Blacks are surrendering the "moral high ground" of unaided individual accomplishment by pressing for preferential treatment through affirmative action, a black Harvard economist told the National Urban League yesterday.

Glenn C. Loury's speech came after the league had voted earlier this week to reaffirm its longstanding support for affirmative action to help black Americans achieve equality. Loury appeared on the defensive, taking pains to separate himself from conservatives and the Reagan administration. "I'm not here representing anyone but myself," he said.

Loury, who said blacks are exhausting the "good will and tolerance" of the government, stressed that he was simply seeking answers to social problems that continue to face blacks despite past federal programs.

"Blacks continue to seek the respect of their fellow Americans," said Loury, a professor of public policy at Harvard's John F. Kennedy School of Government. "And yet it becomes increasingly clear that, to win the equal regard of their fellows, black Americans cannot substitute judicial and legislative decree for what is to be won through the outstanding achievements of individual black persons . . . .

"For what ultimately is being sought is the freely conveyed respect of one's peers," he added. "Assigning prestigious positions so as to secure a proper racial balance . . . seems fundamentally inconsistent with the attainment of this goal . . . .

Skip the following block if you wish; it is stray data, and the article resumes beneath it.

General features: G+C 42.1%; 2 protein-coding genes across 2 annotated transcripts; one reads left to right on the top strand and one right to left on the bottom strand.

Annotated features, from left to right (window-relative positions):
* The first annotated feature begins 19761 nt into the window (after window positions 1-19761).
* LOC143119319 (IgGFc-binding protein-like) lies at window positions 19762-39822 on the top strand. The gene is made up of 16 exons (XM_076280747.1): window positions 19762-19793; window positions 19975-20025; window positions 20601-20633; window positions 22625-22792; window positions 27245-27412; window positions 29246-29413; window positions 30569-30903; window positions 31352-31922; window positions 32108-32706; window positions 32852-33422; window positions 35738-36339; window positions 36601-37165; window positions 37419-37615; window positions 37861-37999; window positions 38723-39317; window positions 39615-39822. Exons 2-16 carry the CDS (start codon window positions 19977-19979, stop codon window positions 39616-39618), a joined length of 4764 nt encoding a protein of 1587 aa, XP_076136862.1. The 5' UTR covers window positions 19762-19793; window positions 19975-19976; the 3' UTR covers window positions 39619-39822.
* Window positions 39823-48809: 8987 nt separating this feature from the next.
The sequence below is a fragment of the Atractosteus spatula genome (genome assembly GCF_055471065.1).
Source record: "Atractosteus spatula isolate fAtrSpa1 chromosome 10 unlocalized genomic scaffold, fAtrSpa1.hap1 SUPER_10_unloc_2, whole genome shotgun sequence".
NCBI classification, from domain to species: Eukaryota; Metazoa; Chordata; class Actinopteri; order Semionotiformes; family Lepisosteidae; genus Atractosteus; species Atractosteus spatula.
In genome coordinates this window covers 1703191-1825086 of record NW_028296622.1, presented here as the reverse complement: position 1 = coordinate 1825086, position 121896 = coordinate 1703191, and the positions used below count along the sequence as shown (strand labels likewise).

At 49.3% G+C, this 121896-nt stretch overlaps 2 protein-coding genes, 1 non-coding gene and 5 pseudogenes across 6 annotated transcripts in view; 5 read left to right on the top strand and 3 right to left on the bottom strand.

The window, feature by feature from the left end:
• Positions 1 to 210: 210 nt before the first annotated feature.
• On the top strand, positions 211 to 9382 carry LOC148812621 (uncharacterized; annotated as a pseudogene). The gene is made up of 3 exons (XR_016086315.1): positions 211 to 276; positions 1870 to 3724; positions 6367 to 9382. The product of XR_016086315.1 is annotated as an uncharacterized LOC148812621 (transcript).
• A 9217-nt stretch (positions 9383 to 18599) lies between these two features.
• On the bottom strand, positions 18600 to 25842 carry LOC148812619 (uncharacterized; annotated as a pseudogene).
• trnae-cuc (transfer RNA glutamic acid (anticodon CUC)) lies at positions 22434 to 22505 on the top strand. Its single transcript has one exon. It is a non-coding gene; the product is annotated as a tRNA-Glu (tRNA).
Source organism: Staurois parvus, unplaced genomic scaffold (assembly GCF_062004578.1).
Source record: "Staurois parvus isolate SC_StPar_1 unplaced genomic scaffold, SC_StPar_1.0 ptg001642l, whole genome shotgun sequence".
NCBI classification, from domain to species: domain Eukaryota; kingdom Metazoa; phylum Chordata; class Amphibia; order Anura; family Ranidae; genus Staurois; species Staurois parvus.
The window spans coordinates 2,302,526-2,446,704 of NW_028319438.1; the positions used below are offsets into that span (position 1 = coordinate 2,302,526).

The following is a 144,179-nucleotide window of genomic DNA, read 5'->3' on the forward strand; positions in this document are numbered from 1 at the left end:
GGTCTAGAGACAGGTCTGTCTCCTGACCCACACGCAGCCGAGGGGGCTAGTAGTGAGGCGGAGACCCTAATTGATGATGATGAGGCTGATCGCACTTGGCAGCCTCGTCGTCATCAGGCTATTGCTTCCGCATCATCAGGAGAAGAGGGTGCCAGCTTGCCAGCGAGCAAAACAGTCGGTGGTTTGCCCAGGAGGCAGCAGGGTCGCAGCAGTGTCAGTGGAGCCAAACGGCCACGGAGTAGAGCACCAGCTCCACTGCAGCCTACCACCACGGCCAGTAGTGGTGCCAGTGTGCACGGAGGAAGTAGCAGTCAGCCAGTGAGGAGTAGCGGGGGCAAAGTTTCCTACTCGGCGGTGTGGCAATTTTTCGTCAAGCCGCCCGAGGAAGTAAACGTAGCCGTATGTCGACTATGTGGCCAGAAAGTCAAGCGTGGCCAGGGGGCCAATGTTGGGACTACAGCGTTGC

"This is especially so with respect to the policy of racially preferential treatment, because its use to 'equalize' can actually destroy the good which is being sought on behalf of those initially unequal," Loury said.

He spoke after Bernard E. Anderson of Princeton University's Woodrow Wilson School of Public and International Affairs contended that "black conservatives" are wrongly interpreting conservative principles.

"During the past few years a group of black conservatives has emerged as prominent critics of social policies designed to help the disadvantaged," he said. "But this new ideology is a curious application of conservative principles. Conservative principles advise prudence and caution . . . but the new conventional wisdom leads in the opposite direction.

"It is legitimate to ask what is conserved when there are thousands of minorities looking for work and unable to find it? What is conserved when the hopes, the dreams and aspiration of the future of young people are cruelly dashed upon the the rocks of unemployment . . . . "

Anderson further argued that to halt the use of affirmative action in the name of glorifying individual accomplishment is to ignore "the experience of history and present reality."

He said quotas have been used properly by the courts in cases where judges have found "denial of basic rights."

"Affirmative action in all other instances," he said, "means no more and no less than taking special pains to remove all vestiges of discrimination by making sure qualified minorities and women are included in the relevant applicant pool and are seriously considered for available positions . . . .

But Loury said despite past opportunities designed to help blacks, they still lag behind whites.

He cited the academic world, where, he said, blacks still score an average of more than 100 points below whites on the Scholastic Aptitude Test and the percentage of black college students is declining.

Loury said black students need to better prepare themselves: "Is there so little faith in the aptitude of the minority young people that the highest standards should not be held out for them?"